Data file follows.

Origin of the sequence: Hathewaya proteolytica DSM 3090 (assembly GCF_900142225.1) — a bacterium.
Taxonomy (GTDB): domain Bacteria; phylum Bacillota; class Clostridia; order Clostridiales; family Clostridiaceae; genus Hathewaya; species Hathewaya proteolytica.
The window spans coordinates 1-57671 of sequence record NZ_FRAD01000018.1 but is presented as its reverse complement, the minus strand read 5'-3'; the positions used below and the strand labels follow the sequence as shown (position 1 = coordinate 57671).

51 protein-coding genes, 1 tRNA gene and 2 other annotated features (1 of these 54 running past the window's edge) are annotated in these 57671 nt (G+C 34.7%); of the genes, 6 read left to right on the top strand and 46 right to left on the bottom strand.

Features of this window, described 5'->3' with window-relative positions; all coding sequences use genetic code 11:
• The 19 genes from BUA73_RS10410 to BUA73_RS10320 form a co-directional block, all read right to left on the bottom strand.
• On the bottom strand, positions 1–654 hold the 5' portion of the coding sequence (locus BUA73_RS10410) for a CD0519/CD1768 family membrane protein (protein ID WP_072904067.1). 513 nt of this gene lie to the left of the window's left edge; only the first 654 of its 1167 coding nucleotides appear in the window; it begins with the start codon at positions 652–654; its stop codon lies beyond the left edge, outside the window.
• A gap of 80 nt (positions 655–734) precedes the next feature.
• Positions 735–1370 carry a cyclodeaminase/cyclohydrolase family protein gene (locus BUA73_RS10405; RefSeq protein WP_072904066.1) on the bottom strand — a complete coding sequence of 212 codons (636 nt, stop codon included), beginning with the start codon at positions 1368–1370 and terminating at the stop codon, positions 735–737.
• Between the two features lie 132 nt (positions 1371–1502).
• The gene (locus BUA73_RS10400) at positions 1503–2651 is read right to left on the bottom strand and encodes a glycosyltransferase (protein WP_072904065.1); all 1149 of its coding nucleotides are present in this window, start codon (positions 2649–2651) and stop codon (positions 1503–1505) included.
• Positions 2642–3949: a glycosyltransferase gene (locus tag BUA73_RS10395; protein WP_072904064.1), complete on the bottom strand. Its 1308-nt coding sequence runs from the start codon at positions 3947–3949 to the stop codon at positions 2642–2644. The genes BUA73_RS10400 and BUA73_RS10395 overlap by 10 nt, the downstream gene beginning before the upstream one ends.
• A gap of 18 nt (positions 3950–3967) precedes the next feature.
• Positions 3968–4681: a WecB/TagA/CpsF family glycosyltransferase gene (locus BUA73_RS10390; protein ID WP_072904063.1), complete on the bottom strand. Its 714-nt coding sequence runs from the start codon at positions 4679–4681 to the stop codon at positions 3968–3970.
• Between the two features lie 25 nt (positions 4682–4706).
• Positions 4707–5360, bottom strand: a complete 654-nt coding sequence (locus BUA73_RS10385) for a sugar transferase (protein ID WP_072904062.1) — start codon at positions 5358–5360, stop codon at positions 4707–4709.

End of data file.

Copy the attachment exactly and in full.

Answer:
Origin of the sequence: Hathewaya proteolytica DSM 3090 (assembly GCF_900142225.1) — a bacterium.
Taxonomy (GTDB): domain Bacteria; phylum Bacillota; class Clostridia; order Clostridiales; family Clostridiaceae; genus Hathewaya; species Hathewaya proteolytica.
The window spans coordinates 1-57671 of sequence record NZ_FRAD01000018.1 but is presented as its reverse complement, the minus strand read 5'-3'; the positions used below and the strand labels follow the sequence as shown (position 1 = coordinate 57671).

51 protein-coding genes, 1 tRNA gene and 2 other annotated features (1 of these 54 running past the window's edge) are annotated in these 57671 nt (G+C 34.7%); of the genes, 6 read left to right on the top strand and 46 right to left on the bottom strand.

Features of this window, described 5'->3' with window-relative positions; all coding sequences use genetic code 11:
• The 19 genes from BUA73_RS10410 to BUA73_RS10320 form a co-directional block, all read right to left on the bottom strand.
• On the bottom strand, positions 1–654 hold the 5' portion of the coding sequence (locus BUA73_RS10410) for a CD0519/CD1768 family membrane protein (protein ID WP_072904067.1). 513 nt of this gene lie to the left of the window's left edge; only the first 654 of its 1167 coding nucleotides appear in the window; it begins with the start codon at positions 652–654; its stop codon lies beyond the left edge, outside the window.
• A gap of 80 nt (positions 655–734) precedes the next feature.
• Positions 735–1370 carry a cyclodeaminase/cyclohydrolase family protein gene (locus BUA73_RS10405; RefSeq protein WP_072904066.1) on the bottom strand — a complete coding sequence of 212 codons (636 nt, stop codon included), beginning with the start codon at positions 1368–1370 and terminating at the stop codon, positions 735–737.
• Between the two features lie 132 nt (positions 1371–1502).
• The gene (locus BUA73_RS10400) at positions 1503–2651 is read right to left on the bottom strand and encodes a glycosyltransferase (protein WP_072904065.1); all 1149 of its coding nucleotides are present in this window, start codon (positions 2649–2651) and stop codon (positions 1503–1505) included.
• Positions 2642–3949: a glycosyltransferase gene (locus tag BUA73_RS10395; protein WP_072904064.1), complete on the bottom strand. Its 1308-nt coding sequence runs from the start codon at positions 3947–3949 to the stop codon at positions 2642–2644. The genes BUA73_RS10400 and BUA73_RS10395 overlap by 10 nt, the downstream gene beginning before the upstream one ends.
• A gap of 18 nt (positions 3950–3967) precedes the next feature.
• Positions 3968–4681: a WecB/TagA/CpsF family glycosyltransferase gene (locus BUA73_RS10390; protein ID WP_072904063.1), complete on the bottom strand. Its 714-nt coding sequence runs from the start codon at positions 4679–4681 to the stop codon at positions 3968–3970.
• Between the two features lie 25 nt (positions 4682–4706).
• Positions 4707–5360, bottom strand: a complete 654-nt coding sequence (locus BUA73_RS10385) for a sugar transferase (protein ID WP_072904062.1) — start codon at positions 5358–5360, stop codon at positions 4707–4709.